To treat your internet-enabled network drive as a substitute for Dropbox is to totally miss the point of “offsite” backup.
A Network Attached Storage drive is designed to connect directly to your modem/router via an Ethernet cable, rather than connect to a single computer via a USB cable. The benefit of this is that the storage space is available to all the devices on your home network, making it a handy place to store file backups along with your multimedia library.
These days even entry-level network drives offer remote access features. Set one up in your study, connect it to your home network and you can access its contents from across the internet when you’re away from home. It’s a handy way to play your music and movie library when you’re on the road, as well as access your document backups.
These internet-enabled network drives are often referred to as a Personal Cloud, because in some ways they behave like Dropbox, Google Drive and Microsoft’s SkyDrive. The difference is that your data is stored “onsite” where you have total control over it, rather than “offsite” in someone else’s data centre. If you crunch the numbers, in the long run it’s cheaper to buy an internet-enabled network drive rather than pay a few dollars every month for a cloud storage service.
When you look at it like this, there seems little point in signing up for a cloud storage service rather than setting up your own Personal Cloud. But when you pay for a service like Dropbox you’re not just paying for the storage space. You’re also paying for access to an enterprise-grade data centre which is designed to be more reliable than your home network drive.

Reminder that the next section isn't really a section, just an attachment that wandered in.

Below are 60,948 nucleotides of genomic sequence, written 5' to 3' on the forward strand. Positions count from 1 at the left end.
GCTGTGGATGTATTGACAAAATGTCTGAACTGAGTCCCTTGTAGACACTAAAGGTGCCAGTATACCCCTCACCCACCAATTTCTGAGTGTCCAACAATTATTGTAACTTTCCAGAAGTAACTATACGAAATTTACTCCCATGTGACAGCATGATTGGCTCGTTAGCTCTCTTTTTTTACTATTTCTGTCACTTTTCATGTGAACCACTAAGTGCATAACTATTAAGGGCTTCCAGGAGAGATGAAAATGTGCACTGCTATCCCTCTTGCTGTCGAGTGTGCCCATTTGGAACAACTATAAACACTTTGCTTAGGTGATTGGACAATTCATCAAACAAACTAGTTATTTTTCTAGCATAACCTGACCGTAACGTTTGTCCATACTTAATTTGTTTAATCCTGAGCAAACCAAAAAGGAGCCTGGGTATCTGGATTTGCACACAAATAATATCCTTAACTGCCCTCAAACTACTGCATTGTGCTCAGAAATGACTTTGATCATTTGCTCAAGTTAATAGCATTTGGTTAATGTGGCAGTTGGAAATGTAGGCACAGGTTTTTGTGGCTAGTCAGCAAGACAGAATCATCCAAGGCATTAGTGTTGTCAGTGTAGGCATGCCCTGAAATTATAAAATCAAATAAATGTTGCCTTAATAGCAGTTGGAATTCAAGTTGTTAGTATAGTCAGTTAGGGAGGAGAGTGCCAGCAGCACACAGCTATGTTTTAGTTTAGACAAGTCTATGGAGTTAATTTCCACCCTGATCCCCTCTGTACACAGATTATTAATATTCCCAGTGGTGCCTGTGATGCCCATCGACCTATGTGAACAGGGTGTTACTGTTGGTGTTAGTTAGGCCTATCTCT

A key strength of the cloud is that it offers “offsite” backup to keep your data safe if your home is struck by fire, flood or theft. If your only backups are on a network drive in your study, sitting alongside your computer, then you’re at risk of losing the lot. When it comes to irreplaceable files such as family photos, you need to keep a copy far away from home to ensure it survives any disaster which might claim all your possessions.
Also keep in mind that when you’re running a Personal Cloud at home, the uploads might be counting towards your monthly home broadband allowance. You’re then paying for that data again as you download it on your mobile devices. You’re also at the mercy of the speed and reliability of your home internet connection – which might not be able to send data to you as fast as a large data centre.
The idea of the Personal Cloud has some merit and you might find that it’s a handy way to access your files on the go. But don’t make the mistake of thinking that it’s a fully-fledged substitute for a cloud storage service like Dropbox or Google Drive. Whichever cloud you embrace, it’s vital that you still keep offsite backups of your most precious files.